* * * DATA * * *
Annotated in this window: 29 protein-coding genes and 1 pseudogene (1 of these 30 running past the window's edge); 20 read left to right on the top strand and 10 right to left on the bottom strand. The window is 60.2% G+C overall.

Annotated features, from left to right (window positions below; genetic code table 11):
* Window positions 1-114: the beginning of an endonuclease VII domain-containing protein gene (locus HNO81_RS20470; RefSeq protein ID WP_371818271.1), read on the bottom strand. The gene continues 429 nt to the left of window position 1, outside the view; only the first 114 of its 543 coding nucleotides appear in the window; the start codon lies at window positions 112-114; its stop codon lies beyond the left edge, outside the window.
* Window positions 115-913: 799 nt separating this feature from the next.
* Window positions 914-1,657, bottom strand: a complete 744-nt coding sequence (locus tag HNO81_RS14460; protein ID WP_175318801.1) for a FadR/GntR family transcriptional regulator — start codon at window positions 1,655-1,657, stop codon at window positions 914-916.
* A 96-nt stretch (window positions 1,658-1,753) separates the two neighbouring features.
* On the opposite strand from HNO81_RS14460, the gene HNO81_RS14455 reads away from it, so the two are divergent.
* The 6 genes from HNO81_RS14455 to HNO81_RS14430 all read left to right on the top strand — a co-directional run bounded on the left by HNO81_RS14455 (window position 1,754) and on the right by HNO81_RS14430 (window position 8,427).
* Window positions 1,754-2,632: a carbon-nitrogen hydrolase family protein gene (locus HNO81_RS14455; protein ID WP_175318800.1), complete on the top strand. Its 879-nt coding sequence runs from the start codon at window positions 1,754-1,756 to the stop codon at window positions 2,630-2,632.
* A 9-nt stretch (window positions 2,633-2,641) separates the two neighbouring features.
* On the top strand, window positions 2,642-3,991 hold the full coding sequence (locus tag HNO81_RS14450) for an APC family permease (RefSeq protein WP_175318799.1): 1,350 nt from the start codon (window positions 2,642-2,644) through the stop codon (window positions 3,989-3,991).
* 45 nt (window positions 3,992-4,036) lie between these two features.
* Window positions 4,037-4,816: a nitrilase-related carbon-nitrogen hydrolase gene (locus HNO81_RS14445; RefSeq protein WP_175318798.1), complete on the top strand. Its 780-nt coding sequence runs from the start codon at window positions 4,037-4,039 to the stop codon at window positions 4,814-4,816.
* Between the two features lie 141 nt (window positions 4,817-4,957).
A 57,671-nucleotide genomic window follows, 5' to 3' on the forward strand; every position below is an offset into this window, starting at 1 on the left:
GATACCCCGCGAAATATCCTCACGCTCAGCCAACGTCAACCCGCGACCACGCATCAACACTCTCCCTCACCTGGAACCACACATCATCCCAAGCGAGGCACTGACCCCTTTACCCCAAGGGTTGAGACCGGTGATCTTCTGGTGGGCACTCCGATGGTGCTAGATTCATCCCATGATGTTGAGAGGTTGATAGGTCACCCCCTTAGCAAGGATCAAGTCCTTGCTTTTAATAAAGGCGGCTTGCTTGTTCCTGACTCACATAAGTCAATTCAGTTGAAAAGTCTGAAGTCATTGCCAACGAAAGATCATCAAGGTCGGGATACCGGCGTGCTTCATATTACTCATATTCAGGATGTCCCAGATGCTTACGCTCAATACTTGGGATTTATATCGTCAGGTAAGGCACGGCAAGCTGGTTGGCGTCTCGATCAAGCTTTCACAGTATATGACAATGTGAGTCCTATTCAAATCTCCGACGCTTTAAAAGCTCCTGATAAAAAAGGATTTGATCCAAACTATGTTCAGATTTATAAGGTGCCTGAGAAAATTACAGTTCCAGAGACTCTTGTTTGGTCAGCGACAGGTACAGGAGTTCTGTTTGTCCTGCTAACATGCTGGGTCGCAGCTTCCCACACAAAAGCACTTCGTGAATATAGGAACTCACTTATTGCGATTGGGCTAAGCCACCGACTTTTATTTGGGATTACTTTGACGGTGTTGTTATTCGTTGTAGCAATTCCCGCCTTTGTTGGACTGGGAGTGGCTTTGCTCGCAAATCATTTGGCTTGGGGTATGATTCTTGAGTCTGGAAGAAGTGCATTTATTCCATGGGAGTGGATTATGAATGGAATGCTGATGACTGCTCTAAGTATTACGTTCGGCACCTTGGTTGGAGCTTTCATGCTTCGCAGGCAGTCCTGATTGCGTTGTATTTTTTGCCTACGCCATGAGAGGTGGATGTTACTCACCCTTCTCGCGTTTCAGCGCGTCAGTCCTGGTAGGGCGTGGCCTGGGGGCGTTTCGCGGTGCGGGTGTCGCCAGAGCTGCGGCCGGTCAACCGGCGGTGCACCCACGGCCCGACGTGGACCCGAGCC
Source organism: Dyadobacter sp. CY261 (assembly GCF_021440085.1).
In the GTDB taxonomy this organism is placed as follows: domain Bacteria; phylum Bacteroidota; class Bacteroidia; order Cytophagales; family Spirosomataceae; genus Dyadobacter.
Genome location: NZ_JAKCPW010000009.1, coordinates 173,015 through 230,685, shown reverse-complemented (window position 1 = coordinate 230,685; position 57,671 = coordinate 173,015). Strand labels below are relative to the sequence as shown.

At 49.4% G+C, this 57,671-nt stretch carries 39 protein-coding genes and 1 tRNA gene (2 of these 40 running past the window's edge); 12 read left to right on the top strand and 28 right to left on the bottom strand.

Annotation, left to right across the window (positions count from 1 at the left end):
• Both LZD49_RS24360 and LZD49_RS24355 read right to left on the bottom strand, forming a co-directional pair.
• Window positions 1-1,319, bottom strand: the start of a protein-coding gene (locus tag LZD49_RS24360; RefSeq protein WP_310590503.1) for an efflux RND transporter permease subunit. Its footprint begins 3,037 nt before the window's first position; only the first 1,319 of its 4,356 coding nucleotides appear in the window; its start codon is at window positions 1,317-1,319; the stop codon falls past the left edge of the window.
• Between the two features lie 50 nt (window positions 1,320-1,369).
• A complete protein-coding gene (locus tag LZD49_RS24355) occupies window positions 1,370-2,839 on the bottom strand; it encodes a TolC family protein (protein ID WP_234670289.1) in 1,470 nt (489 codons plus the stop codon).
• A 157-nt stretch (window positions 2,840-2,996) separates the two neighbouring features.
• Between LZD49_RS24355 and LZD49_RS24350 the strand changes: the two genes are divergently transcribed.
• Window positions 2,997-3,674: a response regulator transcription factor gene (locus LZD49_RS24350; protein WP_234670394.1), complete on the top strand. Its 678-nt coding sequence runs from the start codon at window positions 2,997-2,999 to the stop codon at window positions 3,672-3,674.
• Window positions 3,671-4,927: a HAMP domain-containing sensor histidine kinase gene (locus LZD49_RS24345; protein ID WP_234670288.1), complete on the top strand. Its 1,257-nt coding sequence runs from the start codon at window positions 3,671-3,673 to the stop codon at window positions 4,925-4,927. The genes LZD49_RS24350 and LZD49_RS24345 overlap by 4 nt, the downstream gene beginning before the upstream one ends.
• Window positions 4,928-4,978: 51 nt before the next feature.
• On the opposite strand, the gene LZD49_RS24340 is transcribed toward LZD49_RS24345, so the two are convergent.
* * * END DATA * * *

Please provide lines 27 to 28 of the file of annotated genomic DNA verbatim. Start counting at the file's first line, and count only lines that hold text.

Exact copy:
• Between LZD49_RS24355 and LZD49_RS24350 the strand changes: the two genes are divergently transcribed.
• Window positions 2,997-3,674: a response regulator transcription factor gene (locus LZD49_RS24350; protein WP_234670394.1), complete on the top strand. Its 678-nt coding sequence runs from the start codon at window positions 2,997-2,999 to the stop codon at window positions 3,672-3,674.